Youth ministers seem to be particularly prone to what I will call “Pope’s Window Syndrome”. I stood in St. Peter’s Square a few years ago while a friend told me the Pope’s office window is the last light to turn off at the Vatican, communicating to everyone just how hard the Pope is working for our Church.
PWS hits youth ministers hard, as they wake up early (or maybe not so early) and put in grueling 50-60 hour work weeks, leaving lights on in their office or the youth center long after everyone else has left the building.
And while putting in 60 hours a week may make you feel like you are working hard, not getting paid enough, and completely unappreciated, there is a lot of evidence that suggests the more hours you work, the less productive you could become. (See this, that, and here.) Not to mention the huge negative impact on your family life if you are married and your sanity if you are single.
Enter Sheryl Sandberg and Parkinson’s Law
Sheryl Sandberg is the Chief Operating Officer at Facebook and the first woman board member of Facebook’s board of directors. Before Facebook, she was Vice President of Global Online Sales and Operations at Google. Before Google, she worked as chief of staff for the United States Secretary of the Treasury. In 2012 Sheryl made the Time 100, a list of the 100 most influential people in the world. My girl Sheryl ain’t messing around.
And Sheryl leaves work everyday at 5:30 p.m.
How? My guess is that Sheryl is intentionally using something called “Parkinson’s Law” to her advantage. Parkinson’s Law originated as a simple and cheeky opening observation by Cyril Northcote Parkinson in an essay in The Economist published in 1955:
“Work expands so as to fill the time available for its completion.”
Basically, a task will grow in complexity and difficulty if you assign it more time than it really needs.
We’ve all experienced this.
Your bulletin article, which should take at most 10-15 minutes to write, is due Friday and today is Monday. You sit down at your desk and decide to crank out the article early, giving yourself an undefined amount of time to get it done.
10 minutes go by when you suddenly remember that you need to text all the kids and remind them about tonight’s Bible study. You take a few minutes to text them, since this is more urgent and important than the bulletin article. You get back into the bulletin groove and take 10 minutes to look for the perfect picture to include, scanning images after searching google for “pizza monster”.
After 5 minutes distracted by “cats eating pizza” videos, you find an image you want to use. After another 5 minutes of choosing the perfect font, you remember a parent wanted you to include a blurb about the leaves she needs raked from her front lawn.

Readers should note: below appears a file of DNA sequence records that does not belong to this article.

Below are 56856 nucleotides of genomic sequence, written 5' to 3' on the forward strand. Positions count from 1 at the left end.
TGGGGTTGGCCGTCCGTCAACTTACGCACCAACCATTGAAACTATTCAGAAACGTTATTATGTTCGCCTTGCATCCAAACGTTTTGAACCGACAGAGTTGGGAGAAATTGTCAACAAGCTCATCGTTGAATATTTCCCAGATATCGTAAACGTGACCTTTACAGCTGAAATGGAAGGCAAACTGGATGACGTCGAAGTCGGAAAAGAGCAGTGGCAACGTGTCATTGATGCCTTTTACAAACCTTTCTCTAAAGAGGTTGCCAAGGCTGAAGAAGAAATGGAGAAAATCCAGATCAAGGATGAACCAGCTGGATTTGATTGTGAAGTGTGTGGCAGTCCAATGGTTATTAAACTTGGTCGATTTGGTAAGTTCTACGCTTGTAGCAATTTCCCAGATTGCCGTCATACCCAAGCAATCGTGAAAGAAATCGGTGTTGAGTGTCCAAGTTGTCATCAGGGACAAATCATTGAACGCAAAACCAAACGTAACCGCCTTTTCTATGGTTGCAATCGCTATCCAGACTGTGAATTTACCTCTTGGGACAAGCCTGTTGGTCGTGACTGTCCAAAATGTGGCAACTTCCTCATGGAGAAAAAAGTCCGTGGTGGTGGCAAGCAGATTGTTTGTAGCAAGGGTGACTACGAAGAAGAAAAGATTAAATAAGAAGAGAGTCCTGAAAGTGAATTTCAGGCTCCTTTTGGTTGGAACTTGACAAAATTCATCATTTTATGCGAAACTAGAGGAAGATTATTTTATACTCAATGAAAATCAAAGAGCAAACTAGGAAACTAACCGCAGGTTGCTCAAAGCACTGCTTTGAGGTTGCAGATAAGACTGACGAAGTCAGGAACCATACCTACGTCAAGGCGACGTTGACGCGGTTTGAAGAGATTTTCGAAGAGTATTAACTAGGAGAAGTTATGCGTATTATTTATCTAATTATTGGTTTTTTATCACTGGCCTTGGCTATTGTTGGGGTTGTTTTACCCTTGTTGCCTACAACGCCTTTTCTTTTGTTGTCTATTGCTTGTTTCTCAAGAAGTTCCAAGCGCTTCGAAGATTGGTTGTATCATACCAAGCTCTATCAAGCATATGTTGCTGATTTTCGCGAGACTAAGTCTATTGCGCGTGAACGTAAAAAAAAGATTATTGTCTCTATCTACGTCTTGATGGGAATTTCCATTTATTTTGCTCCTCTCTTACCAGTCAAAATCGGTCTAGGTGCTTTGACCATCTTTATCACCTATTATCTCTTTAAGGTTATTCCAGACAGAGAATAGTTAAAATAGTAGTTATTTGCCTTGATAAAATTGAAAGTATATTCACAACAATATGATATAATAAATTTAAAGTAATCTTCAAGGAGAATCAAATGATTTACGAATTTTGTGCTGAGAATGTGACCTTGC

You take another 10 minutes trying to write two sentences that don’t reveal how frustrated you are with this request.
By the time you are done, a 10-15 minute task has taken 40-60 minutes to get done.
Work expanded to fill the amount of time you gave it. A lot of your decisions and a lot of the distractions would have been resolved much quicker if you ruthlessly forced yourself to use only 15 minutes to complete the article.
“Work expands to fill the amount of time available for its completion.”
This one sentence kicked me in the pants and changed the way I do, well, everything. Now when I hear people moan about how late they stayed at the office, or how many hours they worked last week, I wonder if they are busy or if maybe they could do two things better:
1. Get better at saying no and letting things fail.
2. Setting deadlines, time restraints, and accountability to tasks so its impossible to not get them done.
I remember the pride I took in leaving the office at 7 p.m. on a Friday night, sitting in my office doing “work” for a total of 5-8 hours at a time. But if you really knew what went on in my office, you would know that I was being extremely unproductive and inefficient with my time. Not because I planned it that way, and not just because I lacked the ability to tune out distractions, but primarily because I allowed myself to take longer than needed to complete each task, and I allowed myself to stay at work longer than needed if I didn’t complete the tasks I needed to for that day.
If work expands to fill the amount of time available to complete it, then the solution is to take charge of the amount of time available to complete our work. Obviously we can’t assign 5 minutes to get everything done, but we need to get better at determining the appropriate amount of time needed to complete a task, and then ruthlessly stick to that amount of time while ignoring everything else.
Let’s see how this applies to everyday tasks, our work day, the work week, and the whole work year.
For the more disciplined, taking control of the amount of time your to-do list burns means assigning time limits to each task, setting a timer, ignoring all distractions, making quick decisions, and focusing on what’s most important in order to get each task done in the assigned amount of time.
For the less disciplined this skill comes with practice, and a little help from others. This means doing all of the above while combining outside pressures to force you to get your tasks done quickly. Its hard at first to stick to your own time limits. To help you stick to them, maybe you wait until Friday 30 minutes before its due to begin working on your bulletin article. Maybe you Obviously becoming more disciplined is the better option, but not all of us can force deadlines on ourselves without being too lenient. This is a disciplined skill that comes with practice.